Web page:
“Roo is very shy at first but responds to affection. She’ll need time to get used to your touch and scent. Once she becomes used to you, she’ll be your very best friend,” the shelter said in a PetFinder listing.



Sammy, a hound mix, is a 5-year-old neutered male. He has a black and white coat with some black ticking on the legs and big brown eyes.

“Sammy will need daily exercise, preferably in the form of a long walk on leash. If allowed to run off leash, he should be in a safe enclosed area. He’s sociable and will be most comfortable in a quiet home with no small children. His coat is easily maintained, requiring only occasional brushing,” the shelter said in a PetFinder listing.

Adoption fee changes

The society also posted on Facebook some changes in its adoption fees.

Changes in adoption fees for dogs/cats will go into effect starting Tuesday, Feb. 14.

New prices will be as follows:
Dogs – $75
Puppies (6 months and under) – $100
Cats – $40
Kittens (6 months and under) – $50

The adoption fee for all pets includes spay/neuter, distemper vaccine, 1-year rabies vaccine, deworming, flea treatment and microchip.

The humane society is open from noon to 5 p.m. Mondays through Saturdays. It is located at 286 S. Main St., Seneca. More information on the Venango County Humane Society is available by calling (814) 677-4040.

Beagles and baked goods



Tri-County Animal Rescue Center in Shippenville has some beagles available for adoption. The center is also preparing for its Valentine’s Day fundraiser which will be held Saturday, Feb. 11, at Tractor Supply in Clarion.

Vern is a 7-year-old male beagle mix that was recently surrendered to the rescue.


Tri-County Animal Rescue Center is holding some Valentine’s Day Raffles.

The rescue will be selling baked goods and raffle tickets from 10 a.m. to 2 p.m. Saturday, Feb. 11, at Tractor Supply in Clarion.

Tickets are available now from one of its volunteers or at the rescue center during its public hours.

Tri-County is located at 9562 Route 322, Shippenville. More information about Tri-County Animal Rescue Center is available on its Facebook page, by calling (814) 918-2032 or emailing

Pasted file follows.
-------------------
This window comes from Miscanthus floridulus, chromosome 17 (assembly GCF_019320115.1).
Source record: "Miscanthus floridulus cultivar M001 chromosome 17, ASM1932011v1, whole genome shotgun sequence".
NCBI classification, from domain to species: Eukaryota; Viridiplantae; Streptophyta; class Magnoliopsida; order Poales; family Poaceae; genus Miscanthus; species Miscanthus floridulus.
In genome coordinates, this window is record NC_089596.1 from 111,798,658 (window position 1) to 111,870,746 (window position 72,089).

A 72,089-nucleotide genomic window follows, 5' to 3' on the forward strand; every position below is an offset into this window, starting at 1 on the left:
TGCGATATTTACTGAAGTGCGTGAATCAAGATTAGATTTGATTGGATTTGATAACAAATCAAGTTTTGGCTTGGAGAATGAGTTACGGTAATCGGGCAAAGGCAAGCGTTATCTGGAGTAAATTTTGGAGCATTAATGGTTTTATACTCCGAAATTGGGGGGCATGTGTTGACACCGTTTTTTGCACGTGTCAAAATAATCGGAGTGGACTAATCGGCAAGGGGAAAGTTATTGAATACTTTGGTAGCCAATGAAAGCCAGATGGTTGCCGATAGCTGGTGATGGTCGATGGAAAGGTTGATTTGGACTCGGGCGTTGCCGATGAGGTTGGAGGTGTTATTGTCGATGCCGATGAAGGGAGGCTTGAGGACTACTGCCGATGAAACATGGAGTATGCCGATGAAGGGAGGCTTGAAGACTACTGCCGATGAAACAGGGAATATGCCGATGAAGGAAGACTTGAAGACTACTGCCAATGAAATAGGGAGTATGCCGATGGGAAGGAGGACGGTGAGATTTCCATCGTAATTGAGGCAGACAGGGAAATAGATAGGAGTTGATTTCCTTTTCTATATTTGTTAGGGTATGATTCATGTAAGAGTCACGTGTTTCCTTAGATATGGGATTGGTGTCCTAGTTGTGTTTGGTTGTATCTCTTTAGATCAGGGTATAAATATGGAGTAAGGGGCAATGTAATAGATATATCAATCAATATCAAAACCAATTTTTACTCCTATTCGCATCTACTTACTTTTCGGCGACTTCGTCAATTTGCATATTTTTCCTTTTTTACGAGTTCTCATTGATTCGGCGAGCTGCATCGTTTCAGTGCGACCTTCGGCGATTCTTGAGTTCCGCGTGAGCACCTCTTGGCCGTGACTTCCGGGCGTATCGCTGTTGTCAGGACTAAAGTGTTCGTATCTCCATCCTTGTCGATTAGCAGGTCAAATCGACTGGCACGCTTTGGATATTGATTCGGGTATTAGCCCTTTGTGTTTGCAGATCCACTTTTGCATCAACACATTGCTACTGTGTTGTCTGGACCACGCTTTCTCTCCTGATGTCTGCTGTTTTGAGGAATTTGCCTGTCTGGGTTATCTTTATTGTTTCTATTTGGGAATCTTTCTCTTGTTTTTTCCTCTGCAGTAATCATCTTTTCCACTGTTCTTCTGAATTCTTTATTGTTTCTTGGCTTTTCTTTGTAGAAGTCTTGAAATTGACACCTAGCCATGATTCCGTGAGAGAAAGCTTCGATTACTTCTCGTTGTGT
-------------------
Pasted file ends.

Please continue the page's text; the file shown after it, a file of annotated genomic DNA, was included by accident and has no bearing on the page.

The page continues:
Getting a leg (or foot) up


A golden eagle being treated at Skye’s Spirit

Skye’s Spirit Wildlife Rehabilitation Center in Harrisville is helping a golden eagle from Potter County, according to a post on it’s Facebook page.

“I’m beyond honored to help this amazing golden eagle from Potter County who was initially taken to our friends at Center Wildlife Care. They’re blessed with getting a remodel at their center and needed us to care for him while it’s happening,” the center posted.


A golden eagle

“Sadly he was caught in a leg hold trap and we’re going to work on physical therapy to get that foot working. Our awesome vet Dr. Palumbo at Franklin animal clinic worked on him and we have a solid plan to help him,” the post continued.

Those who wish to donate toward the eagle’s care can visit the center’s website, and click on any of the donation links or mail to SSWRC, 889 Farren Surrena Road, Harrisville, Pa. 16038.

Wildlife First Responder class date nearing


A barred owl

Tamarack Wildlife Rehabilitation and Education Center in Saegertown will hold a Wildlife First Responder course from 9 a.m. to 5 p.m. Saturday, Feb. 25. The class will be held at the center, 21601 Stull Road, Saegertown. The cost is $40 which includes lunch and handouts. Previous students returning for a review pay just $10 for lunch. Carol Holmgren and Gina Kron, licensed wildlife rehabilitators, and Cathy Davis, wildlife medic, will be the instructors.

Preregistration is required. To register, people may print a registration form from the center’s website at and mail it to the center with their check or call (814) 763-2574 to request a form.

Meanwhile, the center is caring for a barred owl that was hit by a vehicle.

“He was in rough shape upon admission, but has recovered beautifully and is now regaining stamina in an outdoor aviary in preparation for release,” the center posted on its Facebook page.

At the tail end

Regina Martin posted on the Hog Heaven Rescue Farm’s Facebook page that she is scheduling for a low-cost clinic.

“My next low cost cat clinic is Feb. 17 … so if you want on the schedule call 814-425-1850. If you leave a message I will call you back,” Martin posted.

All About Animals is a weekly blog that appears on and Interested persons or groups can submit information to Readers may also submit photos or stories of their animals to More information about the blog is available by contacting Anna Applegate at 814-677-8364.